$\frac{G\frac{4}{3}\text{\pi}\cdot {R}^{3}\rho M}{{R}^{2}}=M{a}_{0}$ ${a}_{0}$ : Apparent radial acceleration of the universe (azimuthal acceleration for a rotating universe)

If ${a}_{0}=c{H}_{0}$ , $\Rightarrow $ ${\rho}_{c}=\frac{3c{H}_{0}}{4\text{\pi}GR}=\frac{3{H}_{0}^{2}}{4\text{\pi}G}\approx 1.9\times {10}^{-29}\text{g}/{\text{cm}}^{3}$ which is about twice the value based on energy balance.

Note also that using the definition of a self-gravitating sphere is [9] $U=-{\displaystyle \underset{0}{\overset{R}{\int}}\frac{GV\text{d}m}{r}}$ (V is the volume and dm is the mass differential) the critical density based on energy balance is ${\rho}_{c}=\frac{5{H}_{0}^{2}}{8\text{\pi}G}\approx 1.6\times {10}^{-29}\text{g}/{\text{cm}}^{3}$ which is closer to the force-balance value.

3. A Spinning Universe Neglecting the Impact of Relativistic Speeds

A snapshot (circular speed as a function of the radius) of a spinning spherical universe can be obtained by solving the equation obtained in [10] (2017a):

${\text{v}}^{4}-GM\frac{{\text{v}}^{\text{2}}}{r}-GM{a}_{0}\left(M\right)=0$ (2)

In that reference it was hypothesized that the characteristic acceleration of MOND [11] was not a constant and that it is a function of the mass of the system in question (e.g. galaxy, galaxy clusters, super-clusters, universe). It was also reported there that a function of the form ${a}_{0}\left(M\right)={k}_{0}+{k}_{1}M+{k}_{2}\sqrt{M}$ (M: mass in units of the mass of the universe, $\underset{i}{\sum}{k}_{i}}\approx {a}_{0}\left({M}_{U}\right)$ , ${k}_{0}\approx {a}_{\text{0MOND}}\approx {a}_{0}\left({M}_{U}\right)/6$ ) fits adequately the values of the acceleration calculated from the binned experimental data published in [12] . That equation however does not go monotonously from ${k}_{0}$ to ${a}_{0}\left({M}_{U}\right)$ . The following function (Asymmetrical Sigmoidal)

${a}_{0}\left(M\right)={k}_{0}+\frac{{k}_{1}-{k}_{0}}{{\left(1+{\left(\frac{M}{{k}_{2}}\right)}^{{k}_{3}}\right)}^{{k}_{4}}}$ (3)

however fits adequately the acceleration values and does go monotonously from ${k}_{1}$ ( $\approx {a}_{\text{0MOND}}$ ) to ${k}_{0}$ ( ${a}_{0}\left({M}_{U}\right)$ ). The parameters are: ${k}_{0}=6.972813\times {10}^{-10}$ , ${k}_{1}=1.791984\times {10}^{-10}$ , ${k}_{2}=8.819503\times {10}^{-11}$ , ${k}_{3}=1.150579$ , ${k}_{4}=4.626816\times {10}^{-01}$ . These parameters are the result of an empirical modification of the initial fit of the regression performed in [13] . The initial values of ${k}_{0},\cdots ,{k}_{4}$ were multiplied by factors of 1.365, 1.5, 220, 2 and 2 respectively (see Figure 1 and Table 1 for details).

Note in Equations (2) and (3 )that M is a function of the radius and it extends from magnitudes corresponding to galaxies to magnitudes comparable to the whole visible universe. For a given mass, the corresponding radius is determined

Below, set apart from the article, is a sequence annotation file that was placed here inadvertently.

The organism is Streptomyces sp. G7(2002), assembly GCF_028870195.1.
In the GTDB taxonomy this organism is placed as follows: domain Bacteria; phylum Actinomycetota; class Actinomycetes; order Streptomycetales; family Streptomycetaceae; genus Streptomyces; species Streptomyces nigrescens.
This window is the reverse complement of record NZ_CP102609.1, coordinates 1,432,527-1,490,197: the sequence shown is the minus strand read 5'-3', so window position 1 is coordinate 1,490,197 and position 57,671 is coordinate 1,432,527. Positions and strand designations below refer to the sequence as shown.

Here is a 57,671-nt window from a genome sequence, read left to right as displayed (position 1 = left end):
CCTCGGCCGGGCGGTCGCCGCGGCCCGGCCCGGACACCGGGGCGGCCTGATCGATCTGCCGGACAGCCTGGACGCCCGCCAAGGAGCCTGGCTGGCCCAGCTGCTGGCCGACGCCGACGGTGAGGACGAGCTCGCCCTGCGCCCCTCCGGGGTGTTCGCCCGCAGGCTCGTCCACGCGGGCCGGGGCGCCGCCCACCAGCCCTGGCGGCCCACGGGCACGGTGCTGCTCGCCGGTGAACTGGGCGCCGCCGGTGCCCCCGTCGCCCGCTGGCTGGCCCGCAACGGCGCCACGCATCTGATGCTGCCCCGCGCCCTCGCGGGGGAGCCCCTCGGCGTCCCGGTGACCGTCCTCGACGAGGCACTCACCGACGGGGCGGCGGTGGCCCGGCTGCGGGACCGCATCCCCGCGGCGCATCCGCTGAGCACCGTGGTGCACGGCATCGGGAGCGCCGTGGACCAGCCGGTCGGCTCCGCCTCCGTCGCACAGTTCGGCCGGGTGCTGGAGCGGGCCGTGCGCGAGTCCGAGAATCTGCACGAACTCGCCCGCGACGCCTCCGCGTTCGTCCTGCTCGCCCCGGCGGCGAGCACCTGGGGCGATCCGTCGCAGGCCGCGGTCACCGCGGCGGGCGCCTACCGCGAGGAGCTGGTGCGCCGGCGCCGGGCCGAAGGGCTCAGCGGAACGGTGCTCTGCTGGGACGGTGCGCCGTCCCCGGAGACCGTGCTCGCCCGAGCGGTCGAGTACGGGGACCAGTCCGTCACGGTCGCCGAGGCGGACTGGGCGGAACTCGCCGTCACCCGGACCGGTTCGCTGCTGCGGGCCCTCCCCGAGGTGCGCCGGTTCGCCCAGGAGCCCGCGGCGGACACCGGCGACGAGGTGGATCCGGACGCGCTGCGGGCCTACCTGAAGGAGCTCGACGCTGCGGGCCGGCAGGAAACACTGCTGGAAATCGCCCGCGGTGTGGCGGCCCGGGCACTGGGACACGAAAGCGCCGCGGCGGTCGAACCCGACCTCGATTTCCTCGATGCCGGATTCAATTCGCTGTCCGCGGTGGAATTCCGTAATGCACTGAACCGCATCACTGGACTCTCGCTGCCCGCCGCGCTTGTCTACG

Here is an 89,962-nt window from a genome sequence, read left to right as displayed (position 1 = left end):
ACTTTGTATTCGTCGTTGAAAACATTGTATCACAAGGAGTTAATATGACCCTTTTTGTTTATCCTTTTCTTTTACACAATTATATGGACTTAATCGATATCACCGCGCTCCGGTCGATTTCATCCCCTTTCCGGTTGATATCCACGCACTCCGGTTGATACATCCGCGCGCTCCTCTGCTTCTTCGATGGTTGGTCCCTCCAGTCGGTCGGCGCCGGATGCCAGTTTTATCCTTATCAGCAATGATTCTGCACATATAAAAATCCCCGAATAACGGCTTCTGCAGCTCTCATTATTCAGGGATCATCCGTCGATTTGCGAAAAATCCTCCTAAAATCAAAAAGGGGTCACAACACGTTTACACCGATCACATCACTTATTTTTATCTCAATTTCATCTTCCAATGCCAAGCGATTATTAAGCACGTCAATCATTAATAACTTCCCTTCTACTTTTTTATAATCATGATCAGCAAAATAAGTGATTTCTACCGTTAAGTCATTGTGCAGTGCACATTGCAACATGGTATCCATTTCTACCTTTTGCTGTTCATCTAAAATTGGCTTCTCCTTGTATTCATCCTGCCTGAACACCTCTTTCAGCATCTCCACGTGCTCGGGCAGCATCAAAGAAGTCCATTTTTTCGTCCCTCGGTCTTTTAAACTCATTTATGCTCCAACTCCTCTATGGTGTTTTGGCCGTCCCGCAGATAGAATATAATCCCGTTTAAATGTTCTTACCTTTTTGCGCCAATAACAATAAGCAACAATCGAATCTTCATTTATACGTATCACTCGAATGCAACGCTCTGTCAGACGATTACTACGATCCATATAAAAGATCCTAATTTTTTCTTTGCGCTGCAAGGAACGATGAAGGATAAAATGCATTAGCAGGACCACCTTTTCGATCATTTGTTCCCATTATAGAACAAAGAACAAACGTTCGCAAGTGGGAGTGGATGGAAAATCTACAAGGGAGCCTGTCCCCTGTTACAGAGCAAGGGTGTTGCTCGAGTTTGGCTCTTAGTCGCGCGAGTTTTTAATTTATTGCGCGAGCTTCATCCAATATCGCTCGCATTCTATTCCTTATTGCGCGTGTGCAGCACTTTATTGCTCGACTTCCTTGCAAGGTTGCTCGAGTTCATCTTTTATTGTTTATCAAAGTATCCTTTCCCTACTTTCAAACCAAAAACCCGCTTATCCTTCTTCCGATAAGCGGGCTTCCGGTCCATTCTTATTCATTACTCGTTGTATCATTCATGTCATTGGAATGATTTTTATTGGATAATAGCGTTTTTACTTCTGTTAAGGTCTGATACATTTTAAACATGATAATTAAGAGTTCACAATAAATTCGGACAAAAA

assuming a constant volumetric mass density of the universe so $r={\left(\frac{3M}{4\text{\pi}\rho}\right)}^{1/3}$ .

Even though Equation (2) can be solved exactly in terms of its coefficients, it was solved iteratively (for a better comparison with the results of the next section) isolating the speed in the quartic term. For verification purpose Equation (2) was also solved by evaluation every 1 m/s in search for sign changes.

Figure 1. Fits to the acceleration (m/s^{2}) vs. Log10 of mass (relative to the mass of the universe).

Table 1. Fits to the circular acceleration vs. mass data.

The mass was considered an input expanding from 2E11 to 2.45E21 solar masses, the baryonic mass density used was ~1.1E−28 kg/m^{3} (~1.1E−31 g/cm^{3}).

Figure 2 (see Table 2 also) shows the circular speed calculated from Equation (2) as a function radius (from 9.52E22 m (~3 Mpc) to 2.192E26 m (~7087 Mpc)) for the Kepler model ( ${a}_{0}=0$ , $\text{v}=\sqrt{GM\left(r\right)/r}$ ), for MOND model ( ${a}_{0}\approx c{H}_{0}/6$ ) and for the HYB model ( ${a}_{0}$ calculated from Equation (3)). The upper curve is to be discussed in the next section. From that figure can be seen that the speed profile of the MOND model is significantly greater (about twice as large at the edge) than the Kepler model. The HYB model speed profile is even larger (about 3 times as large at the edge). Notice that in terms of the classical-kinetic energy the ratios are even larger (about 4 and 9 for MOND and HYB respectively) because of the quadratic dependence on the speed. It is noted that experimental confirmation of non-linear redshift-distance law has been reported before (see for example ref [14] ). Note also that the Kepler model yields a true linear relation (as expected) between circular speed and distance but the slope is more than 10 times smaller than ${H}_{0}$ .

The degree of the polynomial in each model of Figure 2 was determined based on the minimum degree that yields a coefficient of determination (R^{2}) equal or greater than 0.998 and that visually touches at least the last 10 points with a monotonous behavior. Note that the coefficient of the linear term of the HYB model is close to H_{0}, which suggests that a linear model for some region of the curve could be consistent with the Hubble law. In fact a linear fit between ~50 Mpc and ~500 Mpc yields